Alphabet, the parent company of Google, this week settled a series of lawsuits against shareholders over its handling of sexual harassment complaints, which the company has been handling since 2018. Alphabet now agrees to greater oversight of its board of directors in future cases of sexual misconduct and pledges to spend $ 310 million over the next ten years on corporate diversity programs. The settlement was filed in the California Supreme Court on Friday.
In 2018, several reports revealed that Google had fired several employees since 2016, including senior company executives, for reasons of sexual harassment. Some of them had received large sums of money as a result of their dismissal, which provoked a reaction from thousands of employees who had decided to leave their posts to demonstrate against this act. For example, the company reportedly approved a $ 90 million exit plan for Andy Rubin, a top executive, after he was repeatedly accused of sexual harassment.
Among the various demands of the demonstrators, one distinguishes: the immediate end of the forced arbitration which required employees to settle in private rather than in court, cases of harassment, assault and discrimination. Sundar Pichai, CEO of Google, responded a few days later with a letter in which the company announced it would change its policy on arbitration, but only in cases of harassment and assault. Other employees from other companies have also pushed their employers to do the same.
Two years after these facts, Alphabet this week settled some of these complaints. According to a New York Times report, the company consolidated five lawsuits in California into one under the deal. One of them, brought by James Martin, shareholder of the Alphabet group, considers that the members of the board of directors of the company had allowed illegal behavior to proliferate, ignored their fiduciary obligations and that they had become vectors of harassment and sex discrimination. Alphabet filed the settlement in the California Supreme Court in which it took a series of resolutions.
First, the group expressed its support for greater oversight of its board of directors in future complaints of sexual misconduct. He said second that he is committed to spending $ 310 million over the next ten years on corporate diversity programs. Third, and more importantly, Alphabet also said that employees would no longer be required to resolve their disputes with the group through private arbitration. This point responds to one of the major demands made by employees two years ago.
According to Julie Goldsmith Reiser, a partner at Cohen Milstein Sellers & Toll, one of the companies representing the group’s shareholders, the pledge of $ 310 million is significant, as the tech giant was paying the money directly when it was intended. solve one of the fundamental problems of society. The regulation fundamentally changes Alphabet’s workplace policies, said Julie Reiser. It feels like we’ve given society the tools to become a better place to work, she added.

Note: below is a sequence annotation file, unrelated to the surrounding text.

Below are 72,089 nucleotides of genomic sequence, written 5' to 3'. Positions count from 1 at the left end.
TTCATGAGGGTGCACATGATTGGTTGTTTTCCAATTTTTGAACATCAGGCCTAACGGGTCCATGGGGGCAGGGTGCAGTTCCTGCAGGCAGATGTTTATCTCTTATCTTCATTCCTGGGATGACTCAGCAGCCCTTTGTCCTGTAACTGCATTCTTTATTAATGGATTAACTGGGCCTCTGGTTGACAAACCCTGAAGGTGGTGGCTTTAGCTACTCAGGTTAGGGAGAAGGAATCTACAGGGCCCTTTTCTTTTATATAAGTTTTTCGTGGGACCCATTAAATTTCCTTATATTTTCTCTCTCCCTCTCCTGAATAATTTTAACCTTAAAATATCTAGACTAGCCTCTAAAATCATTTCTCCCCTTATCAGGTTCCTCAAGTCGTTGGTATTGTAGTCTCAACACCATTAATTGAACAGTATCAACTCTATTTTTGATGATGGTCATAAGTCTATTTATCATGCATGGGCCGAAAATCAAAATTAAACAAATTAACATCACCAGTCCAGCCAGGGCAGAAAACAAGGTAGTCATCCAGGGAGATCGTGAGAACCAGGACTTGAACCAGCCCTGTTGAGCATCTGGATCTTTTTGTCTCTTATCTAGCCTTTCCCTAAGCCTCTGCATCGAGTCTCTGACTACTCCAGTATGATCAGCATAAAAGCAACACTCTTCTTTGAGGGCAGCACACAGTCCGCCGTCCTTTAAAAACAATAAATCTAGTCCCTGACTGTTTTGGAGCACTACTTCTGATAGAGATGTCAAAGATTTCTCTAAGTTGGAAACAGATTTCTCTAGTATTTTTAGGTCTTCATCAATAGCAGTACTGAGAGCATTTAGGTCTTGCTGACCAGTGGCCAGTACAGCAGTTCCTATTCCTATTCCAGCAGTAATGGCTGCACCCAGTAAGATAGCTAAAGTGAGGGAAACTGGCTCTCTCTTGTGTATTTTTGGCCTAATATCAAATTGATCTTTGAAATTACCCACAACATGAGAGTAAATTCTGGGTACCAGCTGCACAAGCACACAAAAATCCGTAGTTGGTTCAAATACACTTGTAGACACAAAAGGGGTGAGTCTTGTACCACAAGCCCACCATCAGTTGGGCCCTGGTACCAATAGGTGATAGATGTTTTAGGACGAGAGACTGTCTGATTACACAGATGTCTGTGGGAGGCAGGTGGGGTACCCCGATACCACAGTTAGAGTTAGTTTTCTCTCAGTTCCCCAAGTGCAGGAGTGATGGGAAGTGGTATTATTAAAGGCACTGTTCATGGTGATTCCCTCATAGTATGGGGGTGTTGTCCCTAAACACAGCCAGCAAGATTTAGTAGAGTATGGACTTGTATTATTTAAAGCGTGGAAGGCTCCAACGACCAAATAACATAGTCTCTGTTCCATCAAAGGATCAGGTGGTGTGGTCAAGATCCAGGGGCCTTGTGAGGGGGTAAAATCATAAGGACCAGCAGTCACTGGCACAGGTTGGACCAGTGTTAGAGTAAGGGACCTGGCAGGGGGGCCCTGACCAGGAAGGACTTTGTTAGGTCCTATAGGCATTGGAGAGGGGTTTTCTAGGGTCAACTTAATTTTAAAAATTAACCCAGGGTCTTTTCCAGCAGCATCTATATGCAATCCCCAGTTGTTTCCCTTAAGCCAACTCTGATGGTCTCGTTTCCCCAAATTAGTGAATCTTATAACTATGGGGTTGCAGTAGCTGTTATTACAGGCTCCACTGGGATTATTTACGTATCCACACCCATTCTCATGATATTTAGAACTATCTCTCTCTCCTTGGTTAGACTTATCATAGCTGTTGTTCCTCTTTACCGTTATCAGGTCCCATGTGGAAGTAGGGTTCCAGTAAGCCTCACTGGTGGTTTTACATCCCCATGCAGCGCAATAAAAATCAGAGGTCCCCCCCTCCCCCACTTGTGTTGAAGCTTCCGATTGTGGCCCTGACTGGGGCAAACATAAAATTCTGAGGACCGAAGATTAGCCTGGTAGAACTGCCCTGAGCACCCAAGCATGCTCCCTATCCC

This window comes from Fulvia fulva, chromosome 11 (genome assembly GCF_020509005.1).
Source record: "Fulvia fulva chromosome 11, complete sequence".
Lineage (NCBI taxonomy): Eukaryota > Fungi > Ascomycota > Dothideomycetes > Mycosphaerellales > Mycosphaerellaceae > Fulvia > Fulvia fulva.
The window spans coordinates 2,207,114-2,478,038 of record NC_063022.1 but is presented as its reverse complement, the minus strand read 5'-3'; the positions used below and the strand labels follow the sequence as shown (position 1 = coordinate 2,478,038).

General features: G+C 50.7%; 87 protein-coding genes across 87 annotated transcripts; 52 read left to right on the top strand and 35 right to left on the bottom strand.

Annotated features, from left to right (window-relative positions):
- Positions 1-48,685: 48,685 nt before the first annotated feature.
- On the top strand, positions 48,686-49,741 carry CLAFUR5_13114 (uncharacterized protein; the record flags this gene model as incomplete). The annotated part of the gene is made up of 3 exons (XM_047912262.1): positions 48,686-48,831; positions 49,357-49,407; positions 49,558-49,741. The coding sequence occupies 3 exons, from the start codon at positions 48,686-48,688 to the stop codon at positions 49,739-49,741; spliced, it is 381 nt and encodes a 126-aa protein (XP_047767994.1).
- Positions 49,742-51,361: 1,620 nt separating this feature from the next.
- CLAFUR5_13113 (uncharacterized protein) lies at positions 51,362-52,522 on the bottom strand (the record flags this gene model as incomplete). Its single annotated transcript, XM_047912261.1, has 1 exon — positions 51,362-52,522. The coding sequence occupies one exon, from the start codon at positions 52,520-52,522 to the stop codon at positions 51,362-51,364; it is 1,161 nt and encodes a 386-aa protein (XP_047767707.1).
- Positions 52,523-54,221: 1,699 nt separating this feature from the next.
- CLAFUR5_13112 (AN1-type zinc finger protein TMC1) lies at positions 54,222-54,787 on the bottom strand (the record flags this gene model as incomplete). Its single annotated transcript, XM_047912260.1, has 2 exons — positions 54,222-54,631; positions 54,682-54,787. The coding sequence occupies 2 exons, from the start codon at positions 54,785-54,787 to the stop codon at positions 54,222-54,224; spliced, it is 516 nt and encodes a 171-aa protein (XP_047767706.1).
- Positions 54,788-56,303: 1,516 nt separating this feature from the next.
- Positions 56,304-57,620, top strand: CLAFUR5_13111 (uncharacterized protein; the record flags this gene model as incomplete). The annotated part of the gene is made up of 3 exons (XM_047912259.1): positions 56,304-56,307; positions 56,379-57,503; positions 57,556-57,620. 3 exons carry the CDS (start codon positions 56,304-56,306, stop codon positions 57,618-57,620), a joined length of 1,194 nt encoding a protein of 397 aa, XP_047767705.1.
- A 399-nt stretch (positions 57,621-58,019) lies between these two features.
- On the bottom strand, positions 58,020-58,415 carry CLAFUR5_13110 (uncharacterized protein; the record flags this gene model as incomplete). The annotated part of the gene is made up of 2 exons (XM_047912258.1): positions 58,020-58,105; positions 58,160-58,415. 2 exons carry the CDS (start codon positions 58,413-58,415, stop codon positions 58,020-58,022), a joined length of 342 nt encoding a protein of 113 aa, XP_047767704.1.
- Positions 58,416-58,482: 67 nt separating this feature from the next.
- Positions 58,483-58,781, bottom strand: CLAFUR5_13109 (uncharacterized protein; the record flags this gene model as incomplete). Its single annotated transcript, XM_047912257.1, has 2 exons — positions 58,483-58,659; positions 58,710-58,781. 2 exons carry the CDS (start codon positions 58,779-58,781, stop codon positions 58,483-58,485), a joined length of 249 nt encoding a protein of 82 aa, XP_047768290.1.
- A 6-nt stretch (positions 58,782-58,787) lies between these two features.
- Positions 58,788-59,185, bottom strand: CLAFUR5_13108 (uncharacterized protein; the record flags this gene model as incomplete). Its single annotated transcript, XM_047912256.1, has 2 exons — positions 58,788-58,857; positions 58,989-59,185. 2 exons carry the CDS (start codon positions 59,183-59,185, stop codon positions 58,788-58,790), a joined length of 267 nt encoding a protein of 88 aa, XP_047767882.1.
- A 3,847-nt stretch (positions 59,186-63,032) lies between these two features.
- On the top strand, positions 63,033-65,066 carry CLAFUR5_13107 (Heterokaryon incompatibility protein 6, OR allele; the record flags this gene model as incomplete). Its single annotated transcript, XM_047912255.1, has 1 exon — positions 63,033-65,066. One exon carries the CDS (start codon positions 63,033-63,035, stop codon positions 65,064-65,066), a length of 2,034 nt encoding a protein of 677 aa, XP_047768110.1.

In a fourth pledge, the company said it would limit confidentiality restrictions when dealing with harassment and discrimination cases and prohibit workplace relationships between managers and subordinates. While complaints filed in California appear to have been resolved through the deal, there are still other pending lawsuits in other states, including one in Federal Court and one in Delaware. Indeed, federal cases are on hold pending the outcome of the trials in California.
However, the Delaware case is being mediated. These new rules come to clean up a little more the policies of Alphabet, in particular of Google. The group has undergone a significant guard change over the past few years. Larry Page and Sergey Brin, who founded Google more than two decades ago, left their daily roles at the end of 2019. They maintained their place on the board of directors of Alphabet and Pichai is now CEO of Alphabet and the Google subsidiary. . Others also left the company in 2019 and later this year.
David Drummond, a longtime corporate lawyer who kept his job even after details of an extramarital affair he had with a woman who worked for him became public, left Alphabet this year. Eric Schmidt, the former CEO of Google, who was involved in company events with women he saw in extramarital affairs, left the board in 2019. Also as part of the deal, Alphabet agreed to form an advisory council focused on diversity, equality and inclusion.
The new board will be made up of four executives, including Sundar Pichai and three outside experts, including Nancy Gertner, retired federal judge. It will look at a wide range of concerns, including hiring and retention, compensation, and how Alphabet responds to and investigates employee complaints. Finally, it was also decided that Google employees who are the subject of an investigation for allegations of sexual misconduct, sexual harassment or retaliation will not receive termination pay or other compensation when they leave the company.
This is already the case for employees dismissed for misconduct. The new policy believes that even if an employee is not made redundant, his severance pay will also be based on his behavior.
Source : Google
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